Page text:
Taking the Capitol Way exit into downtown Olympia I entered pioneer Washington: old-world two and three storey buildings from the Victorian Era lined the main business street; a lawn of green grass sporting great trunked trees was dwarfed by a massive stone building that proclaimed ‘government’; and the ever present threat of left-turning fully loaded logging truck trailed black diesel plumes through the town. In my 20-something mind, gone the hustle of city life, eased was the anxiety of freeway driving. I had entered the 25 mile an hour zone. Which was a good thing as most of the downtown and dock was lined with delightfully decorated storefronts. Most of the short town site blocks were unified across the various shops by a curiously long awning extending over the sidewalk.

Meandering about the town looking for the signs to the college I saw The Spar, the Brown Derby, the food coop, Radiance, Yardbirds, local mercantile stores, the charming run down port with half rotted buildings seeping back into the waters at high tide. Turned around on the one-way streets for about 20 minutes I came upon 4th Avenue and headed over the bridge to West Olympia. I slowed to a crawl to take in a spectacular view of the capitol building on the south reflected in a peaceful lake and the snowy ridge tops of the Olympic Mountains just visible in the north above the blue, blue waters of Budd Inlet.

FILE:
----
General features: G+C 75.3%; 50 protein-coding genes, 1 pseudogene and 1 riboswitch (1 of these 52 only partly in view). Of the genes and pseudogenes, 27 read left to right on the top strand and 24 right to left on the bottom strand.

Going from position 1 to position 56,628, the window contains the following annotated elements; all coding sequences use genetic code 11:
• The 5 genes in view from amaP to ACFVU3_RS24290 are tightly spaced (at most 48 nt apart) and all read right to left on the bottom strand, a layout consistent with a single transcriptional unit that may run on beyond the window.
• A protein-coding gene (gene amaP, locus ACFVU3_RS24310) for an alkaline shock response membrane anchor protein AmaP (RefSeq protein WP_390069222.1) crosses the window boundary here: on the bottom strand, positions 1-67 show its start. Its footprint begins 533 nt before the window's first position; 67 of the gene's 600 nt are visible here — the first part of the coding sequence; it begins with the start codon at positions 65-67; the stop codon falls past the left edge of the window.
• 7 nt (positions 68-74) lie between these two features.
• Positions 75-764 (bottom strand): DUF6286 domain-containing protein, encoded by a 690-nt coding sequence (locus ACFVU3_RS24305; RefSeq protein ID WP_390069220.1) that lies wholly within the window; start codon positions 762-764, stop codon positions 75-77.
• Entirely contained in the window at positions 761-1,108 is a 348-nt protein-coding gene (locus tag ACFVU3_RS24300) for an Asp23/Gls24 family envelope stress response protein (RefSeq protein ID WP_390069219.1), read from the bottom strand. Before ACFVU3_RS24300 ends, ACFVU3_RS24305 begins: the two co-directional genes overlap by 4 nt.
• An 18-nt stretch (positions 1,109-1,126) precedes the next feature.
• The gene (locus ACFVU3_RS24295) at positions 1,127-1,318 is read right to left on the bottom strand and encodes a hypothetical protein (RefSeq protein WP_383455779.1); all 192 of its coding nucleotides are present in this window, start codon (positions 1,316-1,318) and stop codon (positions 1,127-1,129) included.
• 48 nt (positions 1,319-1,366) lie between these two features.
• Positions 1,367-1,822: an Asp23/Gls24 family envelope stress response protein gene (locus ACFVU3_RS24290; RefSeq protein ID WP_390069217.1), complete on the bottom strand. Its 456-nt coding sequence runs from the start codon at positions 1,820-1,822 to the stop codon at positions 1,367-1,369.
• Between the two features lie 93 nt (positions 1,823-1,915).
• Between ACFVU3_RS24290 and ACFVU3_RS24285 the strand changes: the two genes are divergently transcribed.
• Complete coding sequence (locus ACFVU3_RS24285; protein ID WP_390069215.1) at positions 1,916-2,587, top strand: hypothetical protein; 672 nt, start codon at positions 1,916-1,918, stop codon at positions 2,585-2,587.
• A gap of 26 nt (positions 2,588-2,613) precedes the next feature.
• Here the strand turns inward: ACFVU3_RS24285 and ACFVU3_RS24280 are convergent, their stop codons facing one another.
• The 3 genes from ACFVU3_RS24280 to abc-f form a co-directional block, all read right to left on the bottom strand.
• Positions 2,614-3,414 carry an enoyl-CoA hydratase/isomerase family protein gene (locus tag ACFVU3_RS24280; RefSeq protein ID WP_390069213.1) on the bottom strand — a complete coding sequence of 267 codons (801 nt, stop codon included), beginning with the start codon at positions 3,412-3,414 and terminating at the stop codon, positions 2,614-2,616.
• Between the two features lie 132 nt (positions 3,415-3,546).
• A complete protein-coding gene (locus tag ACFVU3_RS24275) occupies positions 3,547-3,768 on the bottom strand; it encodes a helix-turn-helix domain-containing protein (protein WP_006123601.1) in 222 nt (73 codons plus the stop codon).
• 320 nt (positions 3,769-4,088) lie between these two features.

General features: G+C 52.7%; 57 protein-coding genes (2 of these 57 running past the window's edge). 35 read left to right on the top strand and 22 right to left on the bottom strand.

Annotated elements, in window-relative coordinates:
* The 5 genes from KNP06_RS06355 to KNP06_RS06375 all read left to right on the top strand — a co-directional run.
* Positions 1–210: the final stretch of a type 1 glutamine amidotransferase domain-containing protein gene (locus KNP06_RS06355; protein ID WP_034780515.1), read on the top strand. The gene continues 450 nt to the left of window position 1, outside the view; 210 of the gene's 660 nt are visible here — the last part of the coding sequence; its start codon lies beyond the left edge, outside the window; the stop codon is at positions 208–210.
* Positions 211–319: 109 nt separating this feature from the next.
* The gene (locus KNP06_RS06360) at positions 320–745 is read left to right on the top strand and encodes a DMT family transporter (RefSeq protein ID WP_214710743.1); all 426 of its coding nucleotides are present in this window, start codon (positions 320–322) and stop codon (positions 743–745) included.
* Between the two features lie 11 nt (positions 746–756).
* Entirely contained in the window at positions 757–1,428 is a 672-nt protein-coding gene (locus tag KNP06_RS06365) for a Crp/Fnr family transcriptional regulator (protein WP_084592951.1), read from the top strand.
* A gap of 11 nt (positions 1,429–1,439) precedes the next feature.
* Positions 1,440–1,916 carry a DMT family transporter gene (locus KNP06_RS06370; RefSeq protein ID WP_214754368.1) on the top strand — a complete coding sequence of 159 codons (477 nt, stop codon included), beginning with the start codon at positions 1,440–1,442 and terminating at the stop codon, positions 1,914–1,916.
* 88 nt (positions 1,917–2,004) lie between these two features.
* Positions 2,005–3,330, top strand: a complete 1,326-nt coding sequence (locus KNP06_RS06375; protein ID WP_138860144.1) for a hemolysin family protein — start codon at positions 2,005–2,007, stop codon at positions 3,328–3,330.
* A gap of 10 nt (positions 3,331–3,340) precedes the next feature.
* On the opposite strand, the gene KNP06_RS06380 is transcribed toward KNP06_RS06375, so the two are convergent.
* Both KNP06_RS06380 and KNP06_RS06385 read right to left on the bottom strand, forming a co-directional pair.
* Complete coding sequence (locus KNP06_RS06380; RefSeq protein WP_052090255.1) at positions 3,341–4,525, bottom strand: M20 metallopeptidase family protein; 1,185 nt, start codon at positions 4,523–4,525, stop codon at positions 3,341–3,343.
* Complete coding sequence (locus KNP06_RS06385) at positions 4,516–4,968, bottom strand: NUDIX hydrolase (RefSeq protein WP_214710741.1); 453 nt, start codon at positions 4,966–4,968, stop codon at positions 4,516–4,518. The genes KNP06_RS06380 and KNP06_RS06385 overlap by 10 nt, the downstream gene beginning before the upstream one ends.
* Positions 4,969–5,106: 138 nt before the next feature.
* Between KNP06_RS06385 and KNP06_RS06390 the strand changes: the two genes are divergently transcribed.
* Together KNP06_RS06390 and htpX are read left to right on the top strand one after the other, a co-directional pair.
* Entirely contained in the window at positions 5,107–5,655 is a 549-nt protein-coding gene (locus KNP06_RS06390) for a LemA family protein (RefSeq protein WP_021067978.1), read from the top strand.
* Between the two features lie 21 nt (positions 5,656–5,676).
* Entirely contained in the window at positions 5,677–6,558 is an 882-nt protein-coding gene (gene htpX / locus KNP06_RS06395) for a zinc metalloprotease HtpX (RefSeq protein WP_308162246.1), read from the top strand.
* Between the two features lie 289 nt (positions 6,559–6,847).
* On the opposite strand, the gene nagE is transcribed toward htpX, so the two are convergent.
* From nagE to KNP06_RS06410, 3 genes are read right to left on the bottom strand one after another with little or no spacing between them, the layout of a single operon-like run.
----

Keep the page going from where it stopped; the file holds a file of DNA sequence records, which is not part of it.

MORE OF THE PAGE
As I attempted to follow the few signs to The Evergreen State College, West Olympia appeared on a plateau at the top of the hill above the inlet: mostly a residential suburb neatly populated with Washington’s signature wooden clapboard two story houses. Spacious porches, carved wood lattice-work at the corners, lots of yard with a profusion of flowering rhododendrons and lilacs perfuming the air. A few churches, a cluster of stores behind a two-pump gas station and, oddly enough, a music store, Yenney’s lined Harrison Street. A series of wrong turns beginning on Kaiser Road led me deep into the forest again, second growth forest with few houses but lots of farms and time silvered cedar barns.